The Largest Security-Cleared Career Network for Defense and Intelligence Jobs - JOIN NOW

Military

Combined Forces Integrate in Early Stage of Talisman Saber 07

Navy NewsStand

Story Number: NNS070618-05
Release Date: 6/18/2007 3:19:00 PM

By Mass Communication Specialist 2nd Class (SW) Adam R. Cole, Task Force 76 Public Affairs

USS ESSEX, At Sea (NNS) -- An assortment of training evolutions and combined planning for Australian and U.S. naval forces is linking the two forces in the early phase of Talisman Saber 2007, occurring off the eastern coast of Australia.

The exercise’s force integration training (FIT) phase, which began June 10, crossed the midpoint as HMAS Sirius (OR 266) refueled USS Essex (LHD 2) and USS Tortuga (LSD 46), coming off the heels of refueling USS Juneau (LPD 10) the previous day.

FIT has featured combined training in a number of mission areas, including air, surface and subsurface defense, visit, board, search and seizure, as well as the continuous planning taking place aboard Essex and other ships within the combined task force.

In addition, a company of Australian soldiers and a company of U.S. Marines swapped places, with the members of 2nd Battalion, Royal Australian Regiment (2BRAR) sent to Juneau and members of 3d Marine Expeditionary Brigade’s 31st Marine Expeditionary Unit moving to HMAS Kanimbla (LPA 51). Combined training between Marines and soldiers is now taking place on those platforms.

Talisman Saber 2007 is an Australian-U.S. joint and combined exercise involving more than 32,000 personnel from both nations that will focus on improving interoperability and enhancing regional stability.

“I am very impressed with the combined effort we are seeing thus far,” said Royal Australia Navy Commodore Peter G. Lockwood, the Combined Force Maritime Component Command of the exercise. “I have been receiving good feedback about the events taking place so far and am most pleased with the deckplate and ground level bilateral training and relations that are taking place. I don’t really see us working as two forces, but one integrated force.”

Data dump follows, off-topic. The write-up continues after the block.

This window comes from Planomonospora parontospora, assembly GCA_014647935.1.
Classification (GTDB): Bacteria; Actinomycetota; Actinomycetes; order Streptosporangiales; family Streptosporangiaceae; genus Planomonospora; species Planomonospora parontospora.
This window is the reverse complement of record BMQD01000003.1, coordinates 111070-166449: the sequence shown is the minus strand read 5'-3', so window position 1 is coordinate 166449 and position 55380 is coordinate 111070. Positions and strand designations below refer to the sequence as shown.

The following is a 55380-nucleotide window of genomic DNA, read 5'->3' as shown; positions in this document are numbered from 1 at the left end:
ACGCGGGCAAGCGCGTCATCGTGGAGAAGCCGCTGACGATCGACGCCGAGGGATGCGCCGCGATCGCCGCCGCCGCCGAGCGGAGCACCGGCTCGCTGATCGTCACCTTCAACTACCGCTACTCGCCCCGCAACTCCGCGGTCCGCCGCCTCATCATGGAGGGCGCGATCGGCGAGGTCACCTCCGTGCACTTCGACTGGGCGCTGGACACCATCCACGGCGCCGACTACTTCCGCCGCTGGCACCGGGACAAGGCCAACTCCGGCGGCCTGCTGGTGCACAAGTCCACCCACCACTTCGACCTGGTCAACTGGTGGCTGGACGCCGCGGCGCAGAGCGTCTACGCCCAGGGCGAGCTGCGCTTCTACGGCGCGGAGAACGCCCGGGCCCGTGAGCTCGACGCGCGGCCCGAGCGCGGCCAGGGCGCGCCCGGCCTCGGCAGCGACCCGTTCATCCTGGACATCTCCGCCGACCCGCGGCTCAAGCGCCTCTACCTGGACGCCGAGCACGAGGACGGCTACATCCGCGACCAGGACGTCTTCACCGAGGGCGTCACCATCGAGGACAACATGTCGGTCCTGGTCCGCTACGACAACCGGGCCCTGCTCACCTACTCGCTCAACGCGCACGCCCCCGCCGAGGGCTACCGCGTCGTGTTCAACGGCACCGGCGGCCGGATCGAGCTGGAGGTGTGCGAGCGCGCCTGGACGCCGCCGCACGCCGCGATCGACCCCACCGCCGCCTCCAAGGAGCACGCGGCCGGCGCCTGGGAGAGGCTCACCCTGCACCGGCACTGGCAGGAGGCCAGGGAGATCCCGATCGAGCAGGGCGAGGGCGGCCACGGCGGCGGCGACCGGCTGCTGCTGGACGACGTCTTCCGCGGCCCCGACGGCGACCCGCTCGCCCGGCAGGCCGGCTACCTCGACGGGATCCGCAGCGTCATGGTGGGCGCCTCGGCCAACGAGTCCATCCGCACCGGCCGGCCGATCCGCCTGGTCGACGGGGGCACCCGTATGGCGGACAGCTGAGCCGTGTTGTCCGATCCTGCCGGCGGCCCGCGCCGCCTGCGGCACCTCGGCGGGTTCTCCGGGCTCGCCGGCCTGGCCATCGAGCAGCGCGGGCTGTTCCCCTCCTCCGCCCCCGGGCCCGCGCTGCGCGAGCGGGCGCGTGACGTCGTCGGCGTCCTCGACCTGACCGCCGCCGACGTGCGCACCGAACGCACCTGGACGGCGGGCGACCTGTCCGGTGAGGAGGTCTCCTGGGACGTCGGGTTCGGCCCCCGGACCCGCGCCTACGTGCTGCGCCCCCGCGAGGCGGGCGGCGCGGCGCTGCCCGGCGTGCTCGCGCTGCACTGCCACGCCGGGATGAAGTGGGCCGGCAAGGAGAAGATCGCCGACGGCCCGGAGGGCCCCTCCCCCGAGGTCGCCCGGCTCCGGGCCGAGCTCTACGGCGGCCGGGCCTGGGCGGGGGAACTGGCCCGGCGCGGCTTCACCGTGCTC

Lockwood has been operating from a combined headquarters near the Shoalwater Bay Training Area. He and his staff have been closely linked in coordination efforts with Rear Adm. Carol M. Pottenger, the Deputy CFMCC and Commander, Expeditionary Strike Group 7. She manages all the assets at sea, including the Australian ships, from the Essex platform.

In total there are 11 ships. U.S. ships include Essex, Juneau, Tortuga, part of the forward-deployed Sasebo, Japan-based Essex Amphibious Ready Group and escort ships Pear Harbor-based USS Paul Hamilton (DDG 60) and the San Diego-based USS John Paul Jones (DDG 53).

Australian ships are Australian Amphibious Group ships Kanimbla, HMAS Manoora (LPA 52), HMAS Tobruk (LSH 50) and escort ships HMAS Newcastle (FFH 155), HMAS Ballarat (FFG 06), HMAS Parramatta (FFH 154).

Inside Essex, the flagship of ESG 7, a two-front operation is taking place as counterparts of both forces work to cement plans for the duration of the exercise while Amphibious Squadron (PHIBRON) 11 watch standers and staff work to direct ships to where they need to be. Watch standers must be vigilant in keeping constant communications and tracking assets as they move. Staff members are busy correcting charts and drawing out operational boxes for the ships to work within.

“In order to be successful at command and control of all these assets, we have had to work very closely with our Australian liaison officers [embarked on Essex]. Our counterparts have been crucial to facilitating maneuvering guidance,” said Lt. Cmdr. Ronnie P. Mangsat, the assistant operations officer for PHIBRON 11.

“Our navies and our ground forces are similar, and we share a common goal, which gives us the ability to overcome challenges brought on by complexity of the [exercise] mission,” Mangsat said.

Tactical Australian leaders are also appreciative that the spirit of combined operations runs within every facet of the exercise thus far.

“It’s excellent. Marines and diggers [Australian soldiers] are having some great exchanges on tactics and general discussions as well,” said Royal Australian Army Lt. Col. Ben N. James, commanding officer of the Royal Australia Army’s 2BRAR, embarked on the Kanimbla. “Everyone is excited to work together, and I think that enthusiasm will carry through to successful execution of the exercise.”

Expeditionary Strike Group (ESG) 7/Task Force (CTF) 76 is the Navy’s only forward-deployed amphibious force. Task Force 76 is headquartered at White Beach Naval Facility in Okinawa, Japan, with an operating detachment in Sasebo, Japan. The 3d Marine Expeditionary Brigade is headquartered in Okinawa, Japan.



NEWSLETTER
Join the GlobalSecurity.org mailing list